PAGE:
22 Some terminology The Basis of Legality “Natural Law” -- is a sloppy or poetic way of saying “extra-textual authority” -- something that justifies BEYOND or OUTSIDE of the formally articulated rules -- everything that I listed in those red boxes is an example of appealing to “natural law” (extra-textual authority) -- e.g., your syllabus Semantic Point: Positivism v. Normativism

23 On the separation of law from politics -- early thinkers tried to separate “law” from “politics” -- “law” in a grandiose sense of talking is something that should be above politics, something pure and self-evidently correct -- often times, you would hear the expression “law of nature,” sacred tradition, “right reason.” -- In medieval times, this urge was facilitated with appeals to “God’s law.” -- now that the enlightenment is coming around, the idea of perfection in law is changing. The Basis of Legality

24 Notion! … Law and Politics are Separate? The statutory powerThe justificatory power War Taxes Police State Order divorce contract property equity Politics“Law”

25 -- American constitutionalism has an interesting answer to the riddle or search for the basis of legality -- Let’s examine some of the basic ideas: American Constitutionalism Separation of Church and State -- Get God out of the lawmaking business -- No more claims for religion being legally above the state -- No more natural law based upon theology

26 Popular Sovereignty Over the Statute -- Tie the statutory power to a ritual involving popular sovereignty -- If leaders survive the democratic ritual, they can command the statutory power (Much better than might makes right) (Much better than divine right) American Constitutionalism

27 Codify Fundamental Law -- Write down all those fundamental things that are the highest form of law -- Write down the sacred traditions. Write down the principles of “right reason.” Write down the natural truths. -- Send the written instrument into a democratic ritual, and if it passes, THAT becomes the social contract. American Constitutionalism Compare: England Difference in the constitution and statutory rituals The Constitution is sort of a “Super Statute” Question: For Gryffindore points -- how would America handle Bonham’s case? Answer: The statute cannot be struck for “right reason” or the common law. It can only be struck if it is unconstitutional (violates some provision of constitutional text) Sort of stealing or promoting certain previous examples of “natural law” (the good kind) into a positivistic universe. The sacred fundamentals are now RULES that have the same appearance as the other ones.

28 -- Congress is allowed to overturn common law decisions -- the common law is the lowest form of law in the system -- legislatures overturn common law rules all of the time American Constitutionalism American Legal Hierarchy Legal Hierarchy – 1.Constitutional rules 2.Statutory rules 3.(Administrative regulations)* 4.Common Law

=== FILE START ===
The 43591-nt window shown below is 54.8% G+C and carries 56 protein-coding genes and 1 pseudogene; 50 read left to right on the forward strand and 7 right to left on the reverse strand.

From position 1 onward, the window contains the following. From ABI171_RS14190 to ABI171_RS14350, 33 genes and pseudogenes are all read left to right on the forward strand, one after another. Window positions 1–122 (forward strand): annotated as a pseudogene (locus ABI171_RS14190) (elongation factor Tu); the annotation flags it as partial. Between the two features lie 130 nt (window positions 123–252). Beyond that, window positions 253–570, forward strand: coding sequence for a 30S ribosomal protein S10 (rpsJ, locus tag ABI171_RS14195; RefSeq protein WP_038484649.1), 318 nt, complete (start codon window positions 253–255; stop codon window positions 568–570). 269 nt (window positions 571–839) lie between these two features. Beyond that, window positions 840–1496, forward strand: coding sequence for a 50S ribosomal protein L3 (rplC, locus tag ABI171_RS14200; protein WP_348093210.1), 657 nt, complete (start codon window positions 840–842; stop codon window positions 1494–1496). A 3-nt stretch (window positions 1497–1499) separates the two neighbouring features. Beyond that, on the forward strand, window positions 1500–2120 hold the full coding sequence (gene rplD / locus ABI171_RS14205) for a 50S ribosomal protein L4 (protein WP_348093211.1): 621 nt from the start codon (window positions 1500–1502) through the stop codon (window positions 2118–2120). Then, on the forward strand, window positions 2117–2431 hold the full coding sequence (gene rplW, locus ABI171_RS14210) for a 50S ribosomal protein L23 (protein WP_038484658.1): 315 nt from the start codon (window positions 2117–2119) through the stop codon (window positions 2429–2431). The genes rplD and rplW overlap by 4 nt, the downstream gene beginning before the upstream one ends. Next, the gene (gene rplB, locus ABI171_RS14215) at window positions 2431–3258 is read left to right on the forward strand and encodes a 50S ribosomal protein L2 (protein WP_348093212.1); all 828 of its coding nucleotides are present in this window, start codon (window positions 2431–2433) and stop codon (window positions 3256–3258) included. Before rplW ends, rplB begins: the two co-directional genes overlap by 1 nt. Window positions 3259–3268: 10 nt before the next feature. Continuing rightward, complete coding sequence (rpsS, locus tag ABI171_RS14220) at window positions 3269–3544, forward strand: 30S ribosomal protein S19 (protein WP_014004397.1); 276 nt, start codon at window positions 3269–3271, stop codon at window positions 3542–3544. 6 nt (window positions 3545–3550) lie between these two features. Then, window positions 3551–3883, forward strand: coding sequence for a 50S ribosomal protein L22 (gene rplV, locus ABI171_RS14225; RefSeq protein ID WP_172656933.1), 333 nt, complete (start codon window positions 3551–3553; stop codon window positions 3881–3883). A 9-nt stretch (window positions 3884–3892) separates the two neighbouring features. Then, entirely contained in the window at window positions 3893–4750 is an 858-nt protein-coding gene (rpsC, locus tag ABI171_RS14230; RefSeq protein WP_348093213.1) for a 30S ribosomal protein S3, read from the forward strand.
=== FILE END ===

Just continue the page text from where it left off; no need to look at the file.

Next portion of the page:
29 The statutory powerThe justificatory power War Taxes Police State Order Constitution Common Law Politics “Law” Recurring Elections Lobbying Structured Conflict Epistemology? A calculus of some sort?

30 Hamilton -- Judging is Special? 1. Hamilton Federalist #78: Don’t fear them: (1) They possess neither the purse nor sword; (2) They reach their decisions neither by force nor will, but by judgment. 2. Federalist # 47:Madison (quoting Montesquieu) “were the power of judging joined with the legislative, the life and liberty of the subject would be exposed to arbitrary control, for the judge would then be the legislator.”

31 King’s Old Power SOCIAL CONTRACT Popular sovereignty Q: who is the sovereign in America? A: it’s a riddle. Elder’s Old Power? Codified in the Contract; Preserved by the elders? Political Marketplace Epistemology? Technical craft?

32 King’s Power SOCIAL CONTRACT Popular sovereignty Q: who is the sovereign in America? A: it’s a riddle. Natural Law Codified in the Contract; Preserved by the elders? Time

33 Introduction to Philosophy Terms 1. Philosophy’s Mission 2. Epistemology 3. Justification 4. Paradigm 5. A priori (a) foundational (starting point) (b) certainty (something undisputable)

34 Class Announcements 6. Founding Fathers: Socratic epistemology (a) Truth is external to the believer (go find it) (b) Greeks 7. Jurisprudence 8. Natural Law and Positivism Time

35 Power of Statute -- originated with Kings under absolute monarchy -- slowly, over time, Parliament came to share this power -- After the English and American revolutions, legislatures came to have this power, with kings/executives having veto power note on terminology: -- Legislatures, Parliament, Congress, “political assembly” or “the assembly” (sometimes used interchangeably) The Historical Development of Statutory Law

36 Power of Statute other names for this kind of law: -- “codified” law (“code books”) -- statutory law -- “statutification” (proliferation of statutes) verbs for who is wielding this power Legislatures enacting, passing, legislating King proclamation (ing), decree (ing), pronouncement The Historical Development of Statutory Law